Friday, 13 March 2020

Movies to self-isolate by


I saw yesterday that the Guardian had compiled a list of movies that people self-isolating from the Coronavirus could watch to while away some of the time.

That list was strange, very strange — to say the least of it.

I’d not heard of at least half of them, and they were supposed to be ‘comfort films’.

Even those that I had heard of, wouldn’t have brought any comfort to me.


So instead of the utter trash that the Guardian suggested, here’s my suggested list of films.

Airplane (you can't beat a spoof)
Airplane II (you really can't beat a spoof)
The Big Bus (spoofs are the best, you know)
North Sea Hijack (also knows as ffolkes)
Jurassic Park, I, II, and III (my wife’s suggestions, seconded by me)
The Core (it’s surprisingly watchable)
The Mummy, I, II, and III (or whatever their correct titles are)
Die Hard (I, II, and, at a push, III)
Airport (the 1970 original)
Airport 1975 (in some ways better than the original - watch out for the singing nun that inspired the corresponding scene in Airplane)
Airport 1977 (this was a corker)
Airport 1979 (turns out there was nothing you couldn't do with a Concorde)
Speed (but not Speed II)
The Shining (Stanley Kubrick's obviously, not the Stephen King's mini-series abomination)
Jaws, I, II, III (and the revenge if you get really desperate)
Piranha (the 1970s version)
The Final Destination movies (cos we're probably all doomed anyway)
The Bond movies — any until Pierce Brosnan’s rather lame attempts in the 1990s, and absolutely none since)
Journey to the centre of the earth (my wife's choice, not mine)
Fire, Ice and Dynamite (Roger Moore and Simon Shepherd and a complete lack of meaningful plot or acting). Actually, don’t watch this: it’s atrocious.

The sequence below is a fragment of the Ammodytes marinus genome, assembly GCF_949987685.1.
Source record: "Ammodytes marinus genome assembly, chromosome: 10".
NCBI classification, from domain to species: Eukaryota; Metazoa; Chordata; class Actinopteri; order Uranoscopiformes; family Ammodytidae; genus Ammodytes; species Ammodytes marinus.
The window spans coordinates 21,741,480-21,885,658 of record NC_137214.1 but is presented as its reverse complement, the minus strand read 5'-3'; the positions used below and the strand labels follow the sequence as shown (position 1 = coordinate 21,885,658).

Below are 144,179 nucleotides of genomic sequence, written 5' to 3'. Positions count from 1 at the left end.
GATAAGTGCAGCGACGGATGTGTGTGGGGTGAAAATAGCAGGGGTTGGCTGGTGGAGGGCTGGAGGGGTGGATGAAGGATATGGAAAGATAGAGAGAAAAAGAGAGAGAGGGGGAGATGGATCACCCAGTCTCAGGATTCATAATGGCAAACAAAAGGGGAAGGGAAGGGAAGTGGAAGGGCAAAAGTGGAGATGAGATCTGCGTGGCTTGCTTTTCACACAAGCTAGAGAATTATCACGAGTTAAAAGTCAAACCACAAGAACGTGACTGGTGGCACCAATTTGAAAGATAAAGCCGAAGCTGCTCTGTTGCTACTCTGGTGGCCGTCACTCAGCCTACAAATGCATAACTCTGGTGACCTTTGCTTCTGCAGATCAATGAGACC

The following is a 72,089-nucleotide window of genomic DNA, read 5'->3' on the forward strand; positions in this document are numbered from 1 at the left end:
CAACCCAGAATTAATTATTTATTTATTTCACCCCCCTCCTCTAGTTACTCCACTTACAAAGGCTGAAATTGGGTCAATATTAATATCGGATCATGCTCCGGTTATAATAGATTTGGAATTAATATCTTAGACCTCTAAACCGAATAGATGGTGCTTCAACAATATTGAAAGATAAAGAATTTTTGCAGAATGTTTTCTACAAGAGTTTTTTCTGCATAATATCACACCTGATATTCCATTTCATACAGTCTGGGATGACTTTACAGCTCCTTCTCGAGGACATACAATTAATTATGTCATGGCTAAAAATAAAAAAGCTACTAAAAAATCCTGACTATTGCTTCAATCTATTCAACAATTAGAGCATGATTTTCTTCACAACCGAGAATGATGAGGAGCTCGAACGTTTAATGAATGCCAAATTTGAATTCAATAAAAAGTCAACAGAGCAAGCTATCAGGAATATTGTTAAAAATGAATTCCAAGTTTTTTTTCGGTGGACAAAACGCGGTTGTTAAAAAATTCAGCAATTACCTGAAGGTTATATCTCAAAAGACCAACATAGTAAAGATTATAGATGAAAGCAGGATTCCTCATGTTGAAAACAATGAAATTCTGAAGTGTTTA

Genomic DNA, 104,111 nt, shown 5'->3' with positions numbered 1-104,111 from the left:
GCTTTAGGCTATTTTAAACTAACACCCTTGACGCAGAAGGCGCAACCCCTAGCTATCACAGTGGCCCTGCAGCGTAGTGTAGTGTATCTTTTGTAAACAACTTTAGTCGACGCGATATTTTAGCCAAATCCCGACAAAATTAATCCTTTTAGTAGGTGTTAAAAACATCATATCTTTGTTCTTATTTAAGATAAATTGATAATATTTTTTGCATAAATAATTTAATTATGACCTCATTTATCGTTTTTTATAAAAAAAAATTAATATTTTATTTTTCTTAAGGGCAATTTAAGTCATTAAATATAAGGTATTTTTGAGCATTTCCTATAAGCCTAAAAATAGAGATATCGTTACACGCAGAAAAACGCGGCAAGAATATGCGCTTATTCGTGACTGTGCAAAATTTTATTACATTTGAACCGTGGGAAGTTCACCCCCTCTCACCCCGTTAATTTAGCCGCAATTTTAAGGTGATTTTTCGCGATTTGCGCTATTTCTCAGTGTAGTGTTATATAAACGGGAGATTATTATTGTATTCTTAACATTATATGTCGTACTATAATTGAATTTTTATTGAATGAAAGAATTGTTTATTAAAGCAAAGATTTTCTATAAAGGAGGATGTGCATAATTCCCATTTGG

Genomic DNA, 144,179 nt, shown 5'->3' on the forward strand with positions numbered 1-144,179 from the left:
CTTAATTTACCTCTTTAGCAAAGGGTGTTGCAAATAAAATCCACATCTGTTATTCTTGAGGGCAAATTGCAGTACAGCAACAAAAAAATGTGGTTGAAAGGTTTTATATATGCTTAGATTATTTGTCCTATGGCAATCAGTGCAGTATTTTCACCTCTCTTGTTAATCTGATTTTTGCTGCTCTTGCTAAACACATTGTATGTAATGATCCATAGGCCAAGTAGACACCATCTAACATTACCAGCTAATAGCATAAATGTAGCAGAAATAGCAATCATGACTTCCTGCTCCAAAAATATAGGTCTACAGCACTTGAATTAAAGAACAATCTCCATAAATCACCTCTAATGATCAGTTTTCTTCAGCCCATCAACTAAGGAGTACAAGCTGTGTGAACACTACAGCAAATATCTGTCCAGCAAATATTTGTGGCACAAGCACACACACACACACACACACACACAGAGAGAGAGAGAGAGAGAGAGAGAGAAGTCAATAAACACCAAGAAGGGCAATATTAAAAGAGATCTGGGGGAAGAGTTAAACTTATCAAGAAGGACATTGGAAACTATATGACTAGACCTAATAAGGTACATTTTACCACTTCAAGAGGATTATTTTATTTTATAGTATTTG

You'll be pleased to know that I might update this list over time.

Thursday, 12 March 2020

The world is falling down around us


I just can’t COPE with this Coronavirus business. It feels like the world as we know it is disappearing in front of us, and it’s far from clear whether it will ever be the same again.


Schools are closed in Ireland.

Tom Hanks has been bitten by the bug and is mopping his fevered brow as I type.

McLaren have withdrawn from the Australian grand prix.

My work meeting next week has been cancelled and replaced with a call, but I’ve already bought an advance train ticket in the GWR sale to travel to London. Bum! Do I go into the office and do the call from there, or write off the cost of the ticket (it was cheap, stupidly cheap, compared with the standard price), or do I try to exchange it for £10 and use the ticket at a later date. I like to show my face in the office occasionally, as it helps to underline the fact to my colleagues that I’m still alive and I still do work.

My wife and I want to stick our fricking house on the mother fricking market, having been focusing for the past 8-9 months on getting it up to scratch. It’s an absolute outrage. First Brexit, now Corona. 

Still, you kind of feel that humanity has brought it on itself. We’ve long been due a plague: just think about what Stephen King prophesied in The Stand — not that we can rely on him as being an authority on anything, save perhaps for writing (too) many verbose books.

And now there’s a dirty great big bluebottle crawling on the outside of my office window — a bad omen, if ever there was one.

To paraphrase the great Murray Walker: if we didn’t have bad luck, we’d have no luck at all.